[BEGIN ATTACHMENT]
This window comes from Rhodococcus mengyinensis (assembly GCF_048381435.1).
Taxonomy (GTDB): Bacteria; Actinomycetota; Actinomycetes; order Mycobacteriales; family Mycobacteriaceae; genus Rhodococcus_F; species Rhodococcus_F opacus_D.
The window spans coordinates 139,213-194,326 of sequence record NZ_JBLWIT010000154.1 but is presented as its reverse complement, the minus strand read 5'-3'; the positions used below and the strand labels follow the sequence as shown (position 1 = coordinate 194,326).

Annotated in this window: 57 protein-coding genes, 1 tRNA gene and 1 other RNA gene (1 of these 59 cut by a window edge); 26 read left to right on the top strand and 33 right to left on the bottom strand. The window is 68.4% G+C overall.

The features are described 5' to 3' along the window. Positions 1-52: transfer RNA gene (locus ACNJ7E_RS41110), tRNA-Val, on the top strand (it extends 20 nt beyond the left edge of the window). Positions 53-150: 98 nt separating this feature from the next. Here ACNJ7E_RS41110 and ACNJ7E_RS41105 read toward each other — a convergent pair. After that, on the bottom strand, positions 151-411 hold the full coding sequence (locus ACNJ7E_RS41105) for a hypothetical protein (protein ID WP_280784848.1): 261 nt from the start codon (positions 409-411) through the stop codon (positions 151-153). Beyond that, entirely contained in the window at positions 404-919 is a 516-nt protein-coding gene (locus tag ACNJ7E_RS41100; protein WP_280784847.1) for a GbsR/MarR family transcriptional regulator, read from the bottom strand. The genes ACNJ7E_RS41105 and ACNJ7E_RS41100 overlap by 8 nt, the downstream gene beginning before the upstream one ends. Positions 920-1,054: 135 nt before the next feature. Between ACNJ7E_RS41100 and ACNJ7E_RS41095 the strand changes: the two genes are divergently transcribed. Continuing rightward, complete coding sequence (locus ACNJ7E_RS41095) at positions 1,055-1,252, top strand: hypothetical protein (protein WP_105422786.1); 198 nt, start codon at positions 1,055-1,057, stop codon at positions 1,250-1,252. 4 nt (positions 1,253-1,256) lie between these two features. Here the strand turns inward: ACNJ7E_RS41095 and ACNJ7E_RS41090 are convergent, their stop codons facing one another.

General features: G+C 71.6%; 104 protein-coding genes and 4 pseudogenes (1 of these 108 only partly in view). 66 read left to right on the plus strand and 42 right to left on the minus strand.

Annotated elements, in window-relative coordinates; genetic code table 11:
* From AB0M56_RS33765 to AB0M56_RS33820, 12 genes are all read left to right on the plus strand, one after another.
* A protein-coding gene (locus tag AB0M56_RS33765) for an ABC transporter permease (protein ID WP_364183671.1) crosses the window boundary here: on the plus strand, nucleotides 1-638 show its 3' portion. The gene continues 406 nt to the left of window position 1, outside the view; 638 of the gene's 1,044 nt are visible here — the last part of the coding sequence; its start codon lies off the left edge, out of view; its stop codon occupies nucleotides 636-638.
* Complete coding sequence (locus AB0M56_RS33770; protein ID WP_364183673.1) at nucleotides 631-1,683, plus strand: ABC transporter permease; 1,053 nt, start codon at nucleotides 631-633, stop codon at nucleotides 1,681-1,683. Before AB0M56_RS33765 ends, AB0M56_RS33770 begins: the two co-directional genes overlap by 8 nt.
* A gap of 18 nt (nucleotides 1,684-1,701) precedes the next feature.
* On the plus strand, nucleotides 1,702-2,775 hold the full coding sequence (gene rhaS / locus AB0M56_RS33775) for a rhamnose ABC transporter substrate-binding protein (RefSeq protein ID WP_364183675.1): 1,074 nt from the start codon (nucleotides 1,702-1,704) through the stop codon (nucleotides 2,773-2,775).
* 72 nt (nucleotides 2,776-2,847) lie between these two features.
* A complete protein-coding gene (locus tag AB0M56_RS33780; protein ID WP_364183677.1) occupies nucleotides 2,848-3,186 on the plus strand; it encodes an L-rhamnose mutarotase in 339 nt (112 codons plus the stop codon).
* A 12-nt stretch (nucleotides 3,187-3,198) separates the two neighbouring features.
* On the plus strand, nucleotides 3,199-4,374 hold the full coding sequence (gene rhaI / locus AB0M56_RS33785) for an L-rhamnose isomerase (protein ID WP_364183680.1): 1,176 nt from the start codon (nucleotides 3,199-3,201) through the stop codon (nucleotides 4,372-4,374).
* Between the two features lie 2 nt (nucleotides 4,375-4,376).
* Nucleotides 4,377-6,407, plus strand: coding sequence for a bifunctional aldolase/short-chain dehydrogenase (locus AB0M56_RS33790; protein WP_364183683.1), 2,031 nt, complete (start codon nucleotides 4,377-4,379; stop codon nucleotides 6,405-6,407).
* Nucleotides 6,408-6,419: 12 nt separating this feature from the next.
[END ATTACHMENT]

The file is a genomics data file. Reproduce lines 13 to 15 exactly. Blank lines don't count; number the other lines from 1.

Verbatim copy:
* 72 nt (nucleotides 2,776-2,847) lie between these two features.
* A complete protein-coding gene (locus tag AB0M56_RS33780; protein ID WP_364183677.1) occupies nucleotides 2,848-3,186 on the plus strand; it encodes an L-rhamnose mutarotase in 339 nt (112 codons plus the stop codon).
* A 12-nt stretch (nucleotides 3,187-3,198) separates the two neighbouring features.